'With its latest report, the children, schools and families committee has again hit the nail on the head, recognising what is obvious and practical to schools but which the Government cannot or will not see ("Ofsted told to shift focus from results to teaching", January 8). Schools are being smothered by a suffocating tide of initiatives, targets and tests from a headline-obsessed government, and inspected by a creaking, overblown bureaucratic regime.
Schools are crying out to get away from teaching to tests and for a "period of stability and a chance for their own efforts to improve performance to bear fruit", as committee chair Barry Sheerman put it.
Teaching and support staff are professionals and should be treated as such, and allowed to use their own judgment and training, rather than being patronised, herded and force-fed by targets, tasks and toolkits from Whitehall and Ofsted.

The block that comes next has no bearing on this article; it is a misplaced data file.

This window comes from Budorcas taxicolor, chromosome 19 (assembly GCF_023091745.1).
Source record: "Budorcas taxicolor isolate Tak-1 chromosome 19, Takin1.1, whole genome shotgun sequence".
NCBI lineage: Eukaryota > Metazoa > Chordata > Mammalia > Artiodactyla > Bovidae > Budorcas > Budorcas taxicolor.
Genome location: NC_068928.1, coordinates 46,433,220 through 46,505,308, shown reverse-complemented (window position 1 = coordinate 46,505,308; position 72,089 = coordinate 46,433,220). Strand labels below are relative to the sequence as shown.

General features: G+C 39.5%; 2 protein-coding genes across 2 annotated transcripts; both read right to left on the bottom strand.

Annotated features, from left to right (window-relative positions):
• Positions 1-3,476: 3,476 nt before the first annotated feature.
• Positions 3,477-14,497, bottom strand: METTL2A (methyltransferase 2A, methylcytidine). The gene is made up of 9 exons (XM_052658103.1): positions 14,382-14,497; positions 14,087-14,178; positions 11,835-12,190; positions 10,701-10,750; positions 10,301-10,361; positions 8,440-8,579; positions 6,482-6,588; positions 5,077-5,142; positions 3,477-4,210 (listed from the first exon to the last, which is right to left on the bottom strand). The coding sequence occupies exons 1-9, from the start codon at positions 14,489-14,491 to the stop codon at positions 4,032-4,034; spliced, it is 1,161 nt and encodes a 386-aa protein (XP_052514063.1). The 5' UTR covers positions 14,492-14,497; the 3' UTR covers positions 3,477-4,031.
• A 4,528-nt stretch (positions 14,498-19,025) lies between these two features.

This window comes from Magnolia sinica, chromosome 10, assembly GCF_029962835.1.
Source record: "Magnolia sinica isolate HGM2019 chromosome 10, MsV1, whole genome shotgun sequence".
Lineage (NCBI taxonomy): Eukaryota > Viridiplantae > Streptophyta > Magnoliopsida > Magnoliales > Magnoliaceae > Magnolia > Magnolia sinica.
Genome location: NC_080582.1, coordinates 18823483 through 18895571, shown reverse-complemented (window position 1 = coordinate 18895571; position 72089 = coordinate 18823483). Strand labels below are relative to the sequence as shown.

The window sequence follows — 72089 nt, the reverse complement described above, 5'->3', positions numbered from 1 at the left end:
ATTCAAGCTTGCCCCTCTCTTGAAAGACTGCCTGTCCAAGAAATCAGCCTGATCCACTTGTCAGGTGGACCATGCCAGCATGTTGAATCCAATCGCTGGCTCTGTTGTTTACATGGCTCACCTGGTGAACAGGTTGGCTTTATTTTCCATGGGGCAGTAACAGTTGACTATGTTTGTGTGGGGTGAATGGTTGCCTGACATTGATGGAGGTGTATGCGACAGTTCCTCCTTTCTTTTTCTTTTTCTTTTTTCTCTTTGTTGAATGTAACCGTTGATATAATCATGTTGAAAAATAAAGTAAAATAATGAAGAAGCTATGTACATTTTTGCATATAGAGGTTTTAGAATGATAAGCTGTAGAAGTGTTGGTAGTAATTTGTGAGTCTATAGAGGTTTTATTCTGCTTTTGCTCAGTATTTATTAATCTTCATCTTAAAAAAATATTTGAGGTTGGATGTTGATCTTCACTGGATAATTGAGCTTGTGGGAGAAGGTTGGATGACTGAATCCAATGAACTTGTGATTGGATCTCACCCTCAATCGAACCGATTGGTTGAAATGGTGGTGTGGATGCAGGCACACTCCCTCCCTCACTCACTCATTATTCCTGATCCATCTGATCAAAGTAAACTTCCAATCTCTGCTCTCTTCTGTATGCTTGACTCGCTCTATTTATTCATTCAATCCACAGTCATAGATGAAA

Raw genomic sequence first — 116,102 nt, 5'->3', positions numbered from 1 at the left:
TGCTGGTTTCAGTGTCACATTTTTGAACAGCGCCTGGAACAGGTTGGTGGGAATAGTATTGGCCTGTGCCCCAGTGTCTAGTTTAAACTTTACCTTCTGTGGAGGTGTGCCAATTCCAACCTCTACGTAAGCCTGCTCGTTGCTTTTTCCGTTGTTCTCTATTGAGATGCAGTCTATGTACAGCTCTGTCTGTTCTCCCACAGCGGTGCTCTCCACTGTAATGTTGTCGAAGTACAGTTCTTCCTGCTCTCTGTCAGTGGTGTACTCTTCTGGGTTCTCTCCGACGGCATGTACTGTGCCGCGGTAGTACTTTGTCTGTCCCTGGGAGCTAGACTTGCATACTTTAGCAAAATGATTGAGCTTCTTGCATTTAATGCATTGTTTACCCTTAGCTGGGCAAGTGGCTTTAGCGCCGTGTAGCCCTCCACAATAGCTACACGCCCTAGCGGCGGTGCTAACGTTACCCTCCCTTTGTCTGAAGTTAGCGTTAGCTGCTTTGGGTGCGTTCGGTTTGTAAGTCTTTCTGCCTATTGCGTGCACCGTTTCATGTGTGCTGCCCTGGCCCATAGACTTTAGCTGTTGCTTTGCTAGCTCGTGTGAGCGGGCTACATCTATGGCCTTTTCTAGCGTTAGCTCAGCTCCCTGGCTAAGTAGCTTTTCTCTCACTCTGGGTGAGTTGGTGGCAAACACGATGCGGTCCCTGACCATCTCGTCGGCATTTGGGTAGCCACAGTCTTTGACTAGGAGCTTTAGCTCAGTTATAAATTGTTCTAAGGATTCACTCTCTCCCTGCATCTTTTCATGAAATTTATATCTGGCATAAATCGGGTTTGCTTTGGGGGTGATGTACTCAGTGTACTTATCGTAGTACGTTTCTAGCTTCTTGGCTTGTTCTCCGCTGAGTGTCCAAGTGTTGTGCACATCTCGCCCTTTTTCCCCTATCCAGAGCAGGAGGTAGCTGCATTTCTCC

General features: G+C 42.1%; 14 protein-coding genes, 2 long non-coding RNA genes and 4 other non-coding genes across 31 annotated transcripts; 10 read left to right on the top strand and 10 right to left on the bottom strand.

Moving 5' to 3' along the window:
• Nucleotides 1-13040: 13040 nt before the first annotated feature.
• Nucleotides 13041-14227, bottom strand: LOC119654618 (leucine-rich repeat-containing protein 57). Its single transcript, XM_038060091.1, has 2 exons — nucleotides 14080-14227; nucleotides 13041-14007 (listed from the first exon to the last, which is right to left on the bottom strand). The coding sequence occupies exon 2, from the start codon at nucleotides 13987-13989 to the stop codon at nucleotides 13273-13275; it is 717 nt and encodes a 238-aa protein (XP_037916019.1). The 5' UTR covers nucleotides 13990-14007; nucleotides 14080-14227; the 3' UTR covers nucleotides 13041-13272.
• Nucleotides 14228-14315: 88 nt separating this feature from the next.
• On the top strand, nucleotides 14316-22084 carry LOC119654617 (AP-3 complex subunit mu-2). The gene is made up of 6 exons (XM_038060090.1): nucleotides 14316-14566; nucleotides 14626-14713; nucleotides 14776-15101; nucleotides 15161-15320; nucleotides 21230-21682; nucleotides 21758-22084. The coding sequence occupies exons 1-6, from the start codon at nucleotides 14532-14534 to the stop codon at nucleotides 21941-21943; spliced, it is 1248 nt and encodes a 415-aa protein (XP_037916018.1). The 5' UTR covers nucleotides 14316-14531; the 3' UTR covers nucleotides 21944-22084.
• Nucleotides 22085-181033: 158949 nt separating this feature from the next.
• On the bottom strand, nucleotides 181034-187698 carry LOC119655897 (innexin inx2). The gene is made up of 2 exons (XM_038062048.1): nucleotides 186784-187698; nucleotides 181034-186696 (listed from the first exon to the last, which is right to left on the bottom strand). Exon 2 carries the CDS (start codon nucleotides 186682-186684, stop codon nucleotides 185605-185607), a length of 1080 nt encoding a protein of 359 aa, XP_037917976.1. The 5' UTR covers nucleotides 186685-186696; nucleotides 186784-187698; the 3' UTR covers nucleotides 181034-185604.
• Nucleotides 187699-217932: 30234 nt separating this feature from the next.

I am delighted the committee believes that the school report card "should not carry an overall score". Voice agrees that "a report card can never be a full account of a school's performance", which should be about more than tests and targets. Schools are already the most over-inspected, over-accountable, minutely examined institutions in the country, so a "B-plus, could do better" style of mark would be shallow, pointless and meaningless.
Philip Parkin, General secretary, Voice: the union for education professionals, Derby.